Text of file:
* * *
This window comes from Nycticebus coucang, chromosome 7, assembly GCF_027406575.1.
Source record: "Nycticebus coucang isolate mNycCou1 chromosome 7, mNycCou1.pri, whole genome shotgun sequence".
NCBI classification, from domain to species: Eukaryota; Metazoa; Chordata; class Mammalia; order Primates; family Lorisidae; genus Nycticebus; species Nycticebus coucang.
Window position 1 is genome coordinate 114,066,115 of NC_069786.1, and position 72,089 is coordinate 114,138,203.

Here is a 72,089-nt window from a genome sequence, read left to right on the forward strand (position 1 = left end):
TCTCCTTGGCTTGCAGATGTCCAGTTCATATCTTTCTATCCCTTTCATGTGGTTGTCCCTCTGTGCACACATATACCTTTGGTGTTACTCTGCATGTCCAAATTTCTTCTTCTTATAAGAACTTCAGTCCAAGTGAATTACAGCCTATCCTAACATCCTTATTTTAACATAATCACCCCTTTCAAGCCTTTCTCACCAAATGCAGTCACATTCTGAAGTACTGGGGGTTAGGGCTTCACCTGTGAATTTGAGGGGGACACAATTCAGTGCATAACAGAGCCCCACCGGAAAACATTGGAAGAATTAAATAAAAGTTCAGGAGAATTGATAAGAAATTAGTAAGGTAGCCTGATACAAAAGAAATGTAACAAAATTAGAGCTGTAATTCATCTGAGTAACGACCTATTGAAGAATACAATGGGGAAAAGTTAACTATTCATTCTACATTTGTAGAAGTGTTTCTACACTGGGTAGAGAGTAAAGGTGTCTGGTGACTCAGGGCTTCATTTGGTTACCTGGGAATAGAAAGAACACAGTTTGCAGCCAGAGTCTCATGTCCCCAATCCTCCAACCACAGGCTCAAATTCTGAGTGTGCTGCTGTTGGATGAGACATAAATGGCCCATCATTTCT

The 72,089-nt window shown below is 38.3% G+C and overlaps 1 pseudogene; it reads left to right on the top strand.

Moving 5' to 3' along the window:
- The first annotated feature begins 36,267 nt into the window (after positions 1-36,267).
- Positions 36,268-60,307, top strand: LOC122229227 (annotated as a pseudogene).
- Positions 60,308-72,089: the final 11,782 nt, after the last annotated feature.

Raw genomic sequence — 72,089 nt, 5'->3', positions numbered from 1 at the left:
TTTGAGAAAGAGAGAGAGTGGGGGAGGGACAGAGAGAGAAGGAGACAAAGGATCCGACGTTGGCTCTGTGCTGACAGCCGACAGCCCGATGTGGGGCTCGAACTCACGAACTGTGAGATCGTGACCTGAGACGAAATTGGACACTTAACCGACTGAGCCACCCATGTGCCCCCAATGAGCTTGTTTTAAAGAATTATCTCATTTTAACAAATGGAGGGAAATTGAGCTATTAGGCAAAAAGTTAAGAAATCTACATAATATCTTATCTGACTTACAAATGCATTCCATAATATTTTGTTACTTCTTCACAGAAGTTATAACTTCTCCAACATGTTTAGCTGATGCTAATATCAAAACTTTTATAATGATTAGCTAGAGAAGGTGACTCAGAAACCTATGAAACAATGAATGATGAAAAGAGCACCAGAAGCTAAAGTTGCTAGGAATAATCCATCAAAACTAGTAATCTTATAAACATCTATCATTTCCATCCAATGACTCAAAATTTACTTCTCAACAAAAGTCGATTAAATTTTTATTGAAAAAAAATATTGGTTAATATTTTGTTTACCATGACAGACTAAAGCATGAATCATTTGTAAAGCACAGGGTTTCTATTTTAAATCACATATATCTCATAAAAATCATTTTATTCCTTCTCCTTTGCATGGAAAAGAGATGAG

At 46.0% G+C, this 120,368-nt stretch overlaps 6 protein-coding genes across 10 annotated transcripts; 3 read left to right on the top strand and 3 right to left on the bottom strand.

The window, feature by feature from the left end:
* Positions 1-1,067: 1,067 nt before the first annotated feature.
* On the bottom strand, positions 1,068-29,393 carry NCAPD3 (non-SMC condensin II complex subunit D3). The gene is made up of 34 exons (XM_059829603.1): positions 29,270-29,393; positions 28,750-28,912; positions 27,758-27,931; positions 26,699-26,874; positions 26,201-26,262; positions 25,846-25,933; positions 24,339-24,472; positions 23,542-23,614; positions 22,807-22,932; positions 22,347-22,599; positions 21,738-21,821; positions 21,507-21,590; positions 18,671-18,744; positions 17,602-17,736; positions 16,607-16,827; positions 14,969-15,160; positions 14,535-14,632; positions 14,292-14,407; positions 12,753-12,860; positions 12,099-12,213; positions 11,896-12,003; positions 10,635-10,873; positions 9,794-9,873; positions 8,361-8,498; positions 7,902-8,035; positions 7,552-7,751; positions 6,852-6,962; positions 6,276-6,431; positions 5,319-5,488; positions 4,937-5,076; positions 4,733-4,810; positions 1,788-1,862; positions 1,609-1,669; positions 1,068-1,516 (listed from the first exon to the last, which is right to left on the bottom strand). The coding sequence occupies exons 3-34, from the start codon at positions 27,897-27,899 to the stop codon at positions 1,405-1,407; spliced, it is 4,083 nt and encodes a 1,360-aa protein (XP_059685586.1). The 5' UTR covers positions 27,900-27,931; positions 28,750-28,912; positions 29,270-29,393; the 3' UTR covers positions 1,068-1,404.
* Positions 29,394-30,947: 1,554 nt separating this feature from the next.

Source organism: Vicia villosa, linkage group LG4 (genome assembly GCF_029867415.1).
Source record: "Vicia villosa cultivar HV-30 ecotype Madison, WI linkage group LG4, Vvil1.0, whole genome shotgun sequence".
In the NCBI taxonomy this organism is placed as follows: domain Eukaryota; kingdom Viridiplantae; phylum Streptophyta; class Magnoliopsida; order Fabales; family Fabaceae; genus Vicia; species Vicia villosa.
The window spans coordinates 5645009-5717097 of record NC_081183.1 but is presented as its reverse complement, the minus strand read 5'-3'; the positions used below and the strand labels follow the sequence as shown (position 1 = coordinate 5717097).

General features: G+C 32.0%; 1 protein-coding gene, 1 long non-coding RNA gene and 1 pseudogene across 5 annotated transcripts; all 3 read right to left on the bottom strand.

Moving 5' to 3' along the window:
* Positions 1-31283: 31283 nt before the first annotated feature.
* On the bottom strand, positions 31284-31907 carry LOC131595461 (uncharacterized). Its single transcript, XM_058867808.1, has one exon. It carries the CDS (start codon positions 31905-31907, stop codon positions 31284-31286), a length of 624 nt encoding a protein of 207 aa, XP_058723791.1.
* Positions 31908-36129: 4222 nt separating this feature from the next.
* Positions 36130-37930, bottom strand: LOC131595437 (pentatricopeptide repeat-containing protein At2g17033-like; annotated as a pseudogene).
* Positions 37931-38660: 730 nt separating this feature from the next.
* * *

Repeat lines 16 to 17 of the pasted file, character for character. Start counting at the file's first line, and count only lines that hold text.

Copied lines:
* Positions 1-1,067: 1,067 nt before the first annotated feature.
* On the bottom strand, positions 1,068-29,393 carry NCAPD3 (non-SMC condensin II complex subunit D3). The gene is made up of 34 exons (XM_059829603.1): positions 29,270-29,393; positions 28,750-28,912; positions 27,758-27,931; positions 26,699-26,874; positions 26,201-26,262; positions 25,846-25,933; positions 24,339-24,472; positions 23,542-23,614; positions 22,807-22,932; positions 22,347-22,599; positions 21,738-21,821; positions 21,507-21,590; positions 18,671-18,744; positions 17,602-17,736; positions 16,607-16,827; positions 14,969-15,160; positions 14,535-14,632; positions 14,292-14,407; positions 12,753-12,860; positions 12,099-12,213; positions 11,896-12,003; positions 10,635-10,873; positions 9,794-9,873; positions 8,361-8,498; positions 7,902-8,035; positions 7,552-7,751; positions 6,852-6,962; positions 6,276-6,431; positions 5,319-5,488; positions 4,937-5,076; positions 4,733-4,810; positions 1,788-1,862; positions 1,609-1,669; positions 1,068-1,516 (listed from the first exon to the last, which is right to left on the bottom strand). The coding sequence occupies exons 3-34, from the start codon at positions 27,897-27,899 to the stop codon at positions 1,405-1,407; spliced, it is 4,083 nt and encodes a 1,360-aa protein (XP_059685586.1). The 5' UTR covers positions 27,900-27,931; positions 28,750-28,912; positions 29,270-29,393; the 3' UTR covers positions 1,068-1,404.